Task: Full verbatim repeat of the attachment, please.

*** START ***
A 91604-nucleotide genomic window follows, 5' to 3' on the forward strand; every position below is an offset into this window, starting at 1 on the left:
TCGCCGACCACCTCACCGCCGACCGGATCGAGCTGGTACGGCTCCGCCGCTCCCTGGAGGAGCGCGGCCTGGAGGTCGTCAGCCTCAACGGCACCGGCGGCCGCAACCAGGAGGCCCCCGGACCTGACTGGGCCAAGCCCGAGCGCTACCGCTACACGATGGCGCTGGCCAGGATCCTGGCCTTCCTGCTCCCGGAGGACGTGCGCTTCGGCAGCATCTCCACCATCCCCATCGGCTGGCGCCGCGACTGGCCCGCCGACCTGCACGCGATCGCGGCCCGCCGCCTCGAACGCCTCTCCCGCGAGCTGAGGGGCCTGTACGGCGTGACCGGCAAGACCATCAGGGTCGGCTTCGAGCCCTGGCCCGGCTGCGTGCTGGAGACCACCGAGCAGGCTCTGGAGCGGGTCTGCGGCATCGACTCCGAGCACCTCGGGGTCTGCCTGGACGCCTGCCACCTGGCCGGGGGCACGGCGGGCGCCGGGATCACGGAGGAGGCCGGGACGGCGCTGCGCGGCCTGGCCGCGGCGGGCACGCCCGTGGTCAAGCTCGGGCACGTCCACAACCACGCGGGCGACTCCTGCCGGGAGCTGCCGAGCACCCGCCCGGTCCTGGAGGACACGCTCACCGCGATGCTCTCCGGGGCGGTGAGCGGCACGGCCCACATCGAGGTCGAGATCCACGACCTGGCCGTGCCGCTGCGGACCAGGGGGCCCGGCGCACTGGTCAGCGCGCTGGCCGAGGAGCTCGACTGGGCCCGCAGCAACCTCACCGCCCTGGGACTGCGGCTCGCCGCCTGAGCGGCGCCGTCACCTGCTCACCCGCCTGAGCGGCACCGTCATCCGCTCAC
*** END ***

A 91604-nucleotide genomic window follows, 5' to 3' on the forward strand; every position below is an offset into this window, starting at 1 on the left:
TCGCCGACCACCTCACCGCCGACCGGATCGAGCTGGTACGGCTCCGCCGCTCCCTGGAGGAGCGCGGCCTGGAGGTCGTCAGCCTCAACGGCACCGGCGGCCGCAACCAGGAGGCCCCCGGACCTGACTGGGCCAAGCCCGAGCGCTACCGCTACACGATGGCGCTGGCCAGGATCCTGGCCTTCCTGCTCCCGGAGGACGTGCGCTTCGGCAGCATCTCCACCATCCCCATCGGCTGGCGCCGCGACTGGCCCGCCGACCTGCACGCGATCGCGGCCCGCCGCCTCGAACGCCTCTCCCGCGAGCTGAGGGGCCTGTACGGCGTGACCGGCAAGACCATCAGGGTCGGCTTCGAGCCCTGGCCCGGCTGCGTGCTGGAGACCACCGAGCAGGCTCTGGAGCGGGTCTGCGGCATCGACTCCGAGCACCTCGGGGTCTGCCTGGACGCCTGCCACCTGGCCGGGGGCACGGCGGGCGCCGGGATCACGGAGGAGGCCGGGACGGCGCTGCGCGGCCTGGCCGCGGCGGGCACGCCCGTGGTCAAGCTCGGGCACGTCCACAACCACGCGGGCGACTCCTGCCGGGAGCTGCCGAGCACCCGCCCGGTCCTGGAGGACACGCTCACCGCGATGCTCTCCGGGGCGGTGAGCGGCACGGCCCACATCGAGGTCGAGATCCACGACCTGGCCGTGCCGCTGCGGACCAGGGGGCCCGGCGCACTGGTCAGCGCGCTGGCCGAGGAGCTCGACTGGGCCCGCAGCAACCTCACCGCCCTGGGACTGCGGCTCGCCGCCTGAGCGGCGCCGTCACCTGCTCACCCGCCTGAGCGGCACCGTCATCCGCTCAC